The turmoil we are currently seeing in stock and bond markets is just one battle in the war that has been going on in capital markets for a long time: debt versus equity versus central banks.Continue reading
Despite good news about vaccine roll-outs, it is too early to tell when or even whether economies will fully reopen and life will go back to “normal.”Continue reading
Forget Covid-19 and Brexit. The question to which most people in the UK would want an uncertain answer is what will happen to house prices in 2021.
With news of another Covid-19 vaccine on its way and optimism rising ahead of the end-year holidays, it looks like 2021 will shape up to be much better than 2020.
But one forgotten danger could spoil the party: inflation. Price rises are far from investors’ minds, but an ‘inflation tantrum’ could have devastating effects on various countries’ economies if they are not kept in check.
The markets rallied so fast in November that bullish investors risk pushing the needle towards the “Sell” signal, according to Bank of America’s indicator.
The world is slowly coming to terms with the idea that Covid-19 is here to stay and we will have to somehow learn to live with it.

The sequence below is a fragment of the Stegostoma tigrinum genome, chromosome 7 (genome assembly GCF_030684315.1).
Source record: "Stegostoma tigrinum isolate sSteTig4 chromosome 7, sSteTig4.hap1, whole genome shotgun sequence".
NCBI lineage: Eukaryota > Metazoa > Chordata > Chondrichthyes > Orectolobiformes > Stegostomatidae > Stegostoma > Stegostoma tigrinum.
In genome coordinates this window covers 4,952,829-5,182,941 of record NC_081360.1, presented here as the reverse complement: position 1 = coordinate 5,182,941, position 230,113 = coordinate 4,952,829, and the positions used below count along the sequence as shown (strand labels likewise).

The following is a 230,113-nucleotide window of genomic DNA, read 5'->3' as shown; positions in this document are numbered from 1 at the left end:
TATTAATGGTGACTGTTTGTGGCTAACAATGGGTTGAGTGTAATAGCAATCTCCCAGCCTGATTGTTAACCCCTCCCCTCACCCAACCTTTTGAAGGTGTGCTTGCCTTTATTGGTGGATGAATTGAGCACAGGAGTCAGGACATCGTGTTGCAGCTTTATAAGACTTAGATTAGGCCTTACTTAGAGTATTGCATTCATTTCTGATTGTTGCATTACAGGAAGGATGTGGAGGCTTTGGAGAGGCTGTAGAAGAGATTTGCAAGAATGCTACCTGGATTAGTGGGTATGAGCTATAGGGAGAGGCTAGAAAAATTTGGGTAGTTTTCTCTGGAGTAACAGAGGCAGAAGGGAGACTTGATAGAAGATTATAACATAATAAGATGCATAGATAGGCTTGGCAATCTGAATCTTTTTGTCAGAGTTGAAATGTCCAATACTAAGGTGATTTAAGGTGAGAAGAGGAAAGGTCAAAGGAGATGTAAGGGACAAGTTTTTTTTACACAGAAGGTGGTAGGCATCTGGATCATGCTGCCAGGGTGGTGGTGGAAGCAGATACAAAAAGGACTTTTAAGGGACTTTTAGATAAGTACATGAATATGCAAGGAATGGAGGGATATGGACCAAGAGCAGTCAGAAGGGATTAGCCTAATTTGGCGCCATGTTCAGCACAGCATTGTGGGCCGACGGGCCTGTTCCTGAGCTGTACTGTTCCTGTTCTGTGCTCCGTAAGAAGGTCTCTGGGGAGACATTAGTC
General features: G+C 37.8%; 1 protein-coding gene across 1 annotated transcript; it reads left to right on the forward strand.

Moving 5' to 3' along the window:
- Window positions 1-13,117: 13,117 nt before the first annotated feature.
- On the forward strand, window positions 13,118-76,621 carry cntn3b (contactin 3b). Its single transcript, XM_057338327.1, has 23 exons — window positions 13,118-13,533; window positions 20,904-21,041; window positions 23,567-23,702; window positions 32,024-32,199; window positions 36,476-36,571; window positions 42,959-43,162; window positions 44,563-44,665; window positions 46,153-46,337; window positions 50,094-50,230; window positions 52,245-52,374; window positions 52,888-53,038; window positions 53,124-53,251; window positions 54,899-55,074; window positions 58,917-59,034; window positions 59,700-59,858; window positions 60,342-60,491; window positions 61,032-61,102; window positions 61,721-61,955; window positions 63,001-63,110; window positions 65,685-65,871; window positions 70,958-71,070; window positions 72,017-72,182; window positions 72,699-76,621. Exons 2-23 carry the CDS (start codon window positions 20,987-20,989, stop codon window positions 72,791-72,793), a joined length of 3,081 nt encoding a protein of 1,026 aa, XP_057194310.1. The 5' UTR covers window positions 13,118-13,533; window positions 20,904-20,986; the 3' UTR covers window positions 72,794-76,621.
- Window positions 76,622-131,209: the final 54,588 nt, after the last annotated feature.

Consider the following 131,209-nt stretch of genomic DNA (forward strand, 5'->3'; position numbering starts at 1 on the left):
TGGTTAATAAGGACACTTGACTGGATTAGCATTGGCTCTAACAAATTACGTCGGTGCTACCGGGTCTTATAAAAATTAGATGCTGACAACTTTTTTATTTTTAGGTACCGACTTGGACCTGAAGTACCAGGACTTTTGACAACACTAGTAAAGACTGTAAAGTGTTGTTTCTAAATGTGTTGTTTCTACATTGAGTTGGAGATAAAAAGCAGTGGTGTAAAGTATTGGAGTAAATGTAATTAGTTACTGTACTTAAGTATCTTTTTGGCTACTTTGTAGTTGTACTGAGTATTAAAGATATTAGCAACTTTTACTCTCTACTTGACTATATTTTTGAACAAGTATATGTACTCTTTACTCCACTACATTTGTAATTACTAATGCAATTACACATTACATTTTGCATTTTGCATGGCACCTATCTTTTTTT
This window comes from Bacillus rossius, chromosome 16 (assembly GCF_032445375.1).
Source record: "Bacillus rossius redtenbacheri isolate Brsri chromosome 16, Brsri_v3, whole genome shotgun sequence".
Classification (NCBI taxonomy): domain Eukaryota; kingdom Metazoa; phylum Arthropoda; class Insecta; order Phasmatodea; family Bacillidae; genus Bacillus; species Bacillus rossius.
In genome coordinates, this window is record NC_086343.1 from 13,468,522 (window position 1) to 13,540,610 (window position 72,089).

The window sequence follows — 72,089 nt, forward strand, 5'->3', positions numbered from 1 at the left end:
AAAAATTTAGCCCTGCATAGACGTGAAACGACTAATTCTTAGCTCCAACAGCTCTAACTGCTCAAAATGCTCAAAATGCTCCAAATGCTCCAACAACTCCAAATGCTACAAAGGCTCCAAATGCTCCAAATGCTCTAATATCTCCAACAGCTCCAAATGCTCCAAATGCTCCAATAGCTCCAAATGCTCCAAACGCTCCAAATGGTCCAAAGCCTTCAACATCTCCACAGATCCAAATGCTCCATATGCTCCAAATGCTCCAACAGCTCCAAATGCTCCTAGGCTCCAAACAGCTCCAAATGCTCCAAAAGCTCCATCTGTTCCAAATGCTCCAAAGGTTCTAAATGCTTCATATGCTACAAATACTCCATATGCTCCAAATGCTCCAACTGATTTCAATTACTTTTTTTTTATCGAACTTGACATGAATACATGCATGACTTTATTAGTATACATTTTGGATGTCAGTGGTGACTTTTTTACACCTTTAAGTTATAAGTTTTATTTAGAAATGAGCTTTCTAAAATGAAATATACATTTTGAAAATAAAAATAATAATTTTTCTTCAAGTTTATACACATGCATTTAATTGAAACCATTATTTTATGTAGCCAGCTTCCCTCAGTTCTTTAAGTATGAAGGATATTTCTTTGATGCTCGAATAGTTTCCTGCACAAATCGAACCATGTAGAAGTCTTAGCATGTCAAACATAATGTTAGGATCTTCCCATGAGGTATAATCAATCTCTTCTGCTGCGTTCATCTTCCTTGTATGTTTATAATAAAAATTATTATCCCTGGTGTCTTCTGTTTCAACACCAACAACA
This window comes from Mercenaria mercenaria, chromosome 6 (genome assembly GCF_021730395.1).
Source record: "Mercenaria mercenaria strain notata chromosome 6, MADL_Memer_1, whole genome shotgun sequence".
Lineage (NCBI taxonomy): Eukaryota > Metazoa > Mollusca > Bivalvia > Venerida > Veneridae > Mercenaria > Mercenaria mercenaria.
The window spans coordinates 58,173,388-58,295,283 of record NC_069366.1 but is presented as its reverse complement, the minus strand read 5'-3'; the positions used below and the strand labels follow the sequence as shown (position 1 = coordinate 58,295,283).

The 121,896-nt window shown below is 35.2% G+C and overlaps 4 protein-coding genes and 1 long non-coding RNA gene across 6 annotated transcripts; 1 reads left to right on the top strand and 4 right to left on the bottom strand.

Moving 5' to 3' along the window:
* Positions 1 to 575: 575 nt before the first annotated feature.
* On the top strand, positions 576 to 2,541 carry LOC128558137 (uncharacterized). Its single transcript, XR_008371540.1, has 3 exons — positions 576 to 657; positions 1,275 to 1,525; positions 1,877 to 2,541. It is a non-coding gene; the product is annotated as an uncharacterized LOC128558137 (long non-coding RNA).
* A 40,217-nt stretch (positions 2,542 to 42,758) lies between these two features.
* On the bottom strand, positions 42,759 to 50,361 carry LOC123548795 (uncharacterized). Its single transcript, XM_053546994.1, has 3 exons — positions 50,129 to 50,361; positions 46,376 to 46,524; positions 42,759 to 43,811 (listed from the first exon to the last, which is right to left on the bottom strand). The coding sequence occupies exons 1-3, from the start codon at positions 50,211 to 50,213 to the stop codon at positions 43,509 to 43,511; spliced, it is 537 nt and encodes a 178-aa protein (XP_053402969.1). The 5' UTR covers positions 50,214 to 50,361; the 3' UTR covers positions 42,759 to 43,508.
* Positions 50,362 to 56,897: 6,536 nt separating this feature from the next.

Coupled with the imperative to try to slow down global warming to avoid a climate catastrophe hitting today’s young, this has huge implications not only for our way of life but also for our economies, the way we shop and very likely our diets.
By Mirela Roman
This “like-no-other” Covid-19 pandemic is clearly a dangerously unique event, with ongoing severe economic and social consequences all around the globe. Nassim Taleb has famously described the Black Swan and more recently, BIS researchers pointed to the Green Swan in reference to the impact of climate change.
But the Covid-19 Swan is quite a combination of colours. It is an ongoing emergency situation, with fear often overcoming hope while anxiety heightens amid a decline in living standards.
As a second wave of the Covid-19 pandemic is taking hold of Europe, the European Union, with its high welfare and healthcare standards, seems to be able to withstand it better than the US.
But if in terms of public health this may be true, in economic terms EU politicians and policymakers should use this once-in-a-lifetime opportunity to understand that the EU risks falling behind the US and China — and to take measures to prevent that.
UK Prime Minister Boris Johnson seems keen to please one set of traditional Tory voters – landlords – even if this could mean putting the health of thousands of office workers at risk.
Instead, he should use his creativity to turn some of the now-obsolete office spaces into ways to fulfil a more important pledge he made not long ago: fight obesity. And not just his own.
UK chancellor Rishi Sunak seems to be trying to build for himself the image of a man who is not afraid to “tell it like it is” when the situation requires it. But his actions show that he is prepared to sacrifice long-term economic development for a short-term boost for his Conservative party.